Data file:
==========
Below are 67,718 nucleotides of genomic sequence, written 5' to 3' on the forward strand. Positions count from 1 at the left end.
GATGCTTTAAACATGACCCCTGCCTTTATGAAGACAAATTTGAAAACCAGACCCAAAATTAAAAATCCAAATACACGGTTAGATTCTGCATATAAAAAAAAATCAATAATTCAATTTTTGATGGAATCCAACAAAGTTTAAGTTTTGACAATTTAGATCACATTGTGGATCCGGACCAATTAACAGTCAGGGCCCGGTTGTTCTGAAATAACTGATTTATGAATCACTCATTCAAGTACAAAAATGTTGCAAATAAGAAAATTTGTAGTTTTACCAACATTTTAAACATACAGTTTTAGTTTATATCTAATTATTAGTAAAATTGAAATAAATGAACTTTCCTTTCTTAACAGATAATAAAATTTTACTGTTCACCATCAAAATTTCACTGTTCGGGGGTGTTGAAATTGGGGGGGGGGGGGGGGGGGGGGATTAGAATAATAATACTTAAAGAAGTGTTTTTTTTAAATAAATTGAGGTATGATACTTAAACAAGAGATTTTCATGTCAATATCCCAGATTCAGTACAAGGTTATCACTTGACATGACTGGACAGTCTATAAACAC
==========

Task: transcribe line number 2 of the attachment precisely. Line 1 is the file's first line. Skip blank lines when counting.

GATGCTTTAAACATGACCCCTGCCTTTATGAAGACAAATTTGAAAACCAGACCCAAAATTAAAAATCCAAATACACGGTTAGATTCTGCATATAAAAAAAAATCAATAATTCAATTTTTGATGGAATCCAACAAAGTTTAAGTTTTGACAATTTAGATCACATTGTGGATCCGGACCAATTAACAGTCAGGGCCCGGTTGTTCTGAAATAACTGATTTATGAATCACTCATTCAAGTACAAAAATGTTGCAAATAAGAAAATTTGTAGTTTTACCAACATTTTAAACATACAGTTTTAGTTTATATCTAATTATTAGTAAAATTGAAATAAATGAACTTTCCTTTCTTAACAGATAATAAAATTTTACTGTTCACCATCAAAATTTCACTGTTCGGGGGTGTTGAAATTGGGGGGGGGGGGGGGGGGGGGGATTAGAATAATAATACTTAAAGAAGTGTTTTTTTTAAATAAATTGAGGTATGATACTTAAACAAGAGATTTTCATGTCAATATCCCAGATTCAGTACAAGGTTATCACTTGACATGACTGGACAGTCTATAAACAC